Rembrandt! Van Dyck! Goya! Degas! These names sang wonderfully in their golden plaques on filigree frames. I couldn’t help but stare a little harder at these paintings, shimmering in their aura of fame, the large and gently cracked faces caught my attention as I tried to decipher how these paintings made the painter who he is today. I stared particularly hard at Rembrandt’s self-portrait from 1658, which surprised me. His gaze bored into mine as I turned a corner on the second floor. I had no idea about it iconic piece belonged to the Frick Collection, and around every corner and as I entered every new room, another pair of awe-inspiring oil-on-canvas eyes bored into mine.
All the air above Frick Madison – temporary but refined – is of high class and authority. How could these works of art, collected by late 19th century industrialist Henry Clay Frick, not exude the same Golden Age energy? The visitors were almost mute, photos weren’t allowed in galleries, and the security guards were more plentiful and better dressed than in any other art gallery I’ve visited. In the subdued environment, however, I was able to concentrate so much more on the art itself, admire the specific ambience of a quiet room with priceless art.
But as I slowly walked through each floor, I couldn’t help but feel an eerie feeling of being out of place. At first I attributed this feeling to the deathly silence and the stern brows of the guards. But as I researched further, I suddenly realized that, as one of the few colored people in the room, I might feel out of place, whether on or next to the canvas. There were several older white couples, including a few young people. But the art was also amazingly white, which of course made sense, since it was a collection of European works of art, without the two rooms with Asian porcelain and Indian carpets on the third floor.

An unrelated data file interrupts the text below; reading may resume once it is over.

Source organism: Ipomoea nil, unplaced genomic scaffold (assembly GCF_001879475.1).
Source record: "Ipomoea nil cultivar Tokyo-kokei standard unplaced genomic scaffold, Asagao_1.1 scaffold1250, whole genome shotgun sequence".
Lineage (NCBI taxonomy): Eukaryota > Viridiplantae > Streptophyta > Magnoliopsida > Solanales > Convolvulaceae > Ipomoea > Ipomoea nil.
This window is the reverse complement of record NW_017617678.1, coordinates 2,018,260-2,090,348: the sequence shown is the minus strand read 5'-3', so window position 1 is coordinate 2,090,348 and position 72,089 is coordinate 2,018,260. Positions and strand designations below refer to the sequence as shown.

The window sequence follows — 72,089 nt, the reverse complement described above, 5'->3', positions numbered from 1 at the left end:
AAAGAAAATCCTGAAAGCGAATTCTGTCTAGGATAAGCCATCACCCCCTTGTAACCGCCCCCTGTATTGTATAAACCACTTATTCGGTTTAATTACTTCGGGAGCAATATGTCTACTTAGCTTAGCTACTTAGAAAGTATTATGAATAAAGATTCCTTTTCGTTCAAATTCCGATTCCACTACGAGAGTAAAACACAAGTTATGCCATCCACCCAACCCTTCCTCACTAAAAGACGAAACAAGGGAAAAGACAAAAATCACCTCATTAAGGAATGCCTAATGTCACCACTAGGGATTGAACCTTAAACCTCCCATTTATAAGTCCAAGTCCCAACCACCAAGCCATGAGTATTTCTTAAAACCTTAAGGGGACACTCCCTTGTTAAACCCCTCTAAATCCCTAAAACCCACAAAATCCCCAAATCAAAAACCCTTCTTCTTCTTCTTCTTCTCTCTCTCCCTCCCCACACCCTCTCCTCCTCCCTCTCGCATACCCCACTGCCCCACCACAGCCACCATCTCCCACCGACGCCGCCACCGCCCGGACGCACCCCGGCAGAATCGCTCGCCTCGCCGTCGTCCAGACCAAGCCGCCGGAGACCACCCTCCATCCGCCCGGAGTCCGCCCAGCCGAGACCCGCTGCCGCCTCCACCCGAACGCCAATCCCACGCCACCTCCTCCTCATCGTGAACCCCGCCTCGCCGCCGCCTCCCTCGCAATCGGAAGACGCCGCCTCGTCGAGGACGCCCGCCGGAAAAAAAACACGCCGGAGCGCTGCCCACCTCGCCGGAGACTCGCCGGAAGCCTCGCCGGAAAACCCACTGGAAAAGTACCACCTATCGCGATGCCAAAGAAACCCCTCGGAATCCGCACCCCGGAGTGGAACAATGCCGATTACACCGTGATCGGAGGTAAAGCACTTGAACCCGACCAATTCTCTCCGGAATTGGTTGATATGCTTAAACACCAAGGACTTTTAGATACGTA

That situation immediately reminded me of a comment from Duke in New York, Professor Weinstein, in one of our first courses, something like this: âEven if you go to art museums like the Met, you immediately have these Greek and Roman columns. How can one speak of making museums less Eurocentric when the architecture itself is like that! âHow can I hope in the same way for a greater diversity and representation of all people in the visual arts, if our expectations for the visual arts range from portraits of these are Dutch, Italian, French or British personalities from the 13th to 19th centuries? ?
Because of this, two specific paintings spoke in the loudest voices in all of Frick Madison. They are part of an installation called “Living Histories: Queer Views and Old Masters. âFour paintings by modern New York artists are rotated through the galleries in conversation with paintingsâ old masters âin order toâ emphasize problems of gender and queer identity which are typically excluded from narratives of early modern European art â.
The two on display on the day of my visit were Doron Langbergs Lover and Salman Goal‘S Museum boys. Langberg’s painting are called “intimate but far-reaching views of relationships, sexuality, nature, family and the self” and the living tactility of. described Lover, the Hans Holbein d. J. contrasting the dark and serious portrait of Sir Thomas More, undoubtedly demonstrated Langberg’s inclination for colorful, lively and borderline eroticism.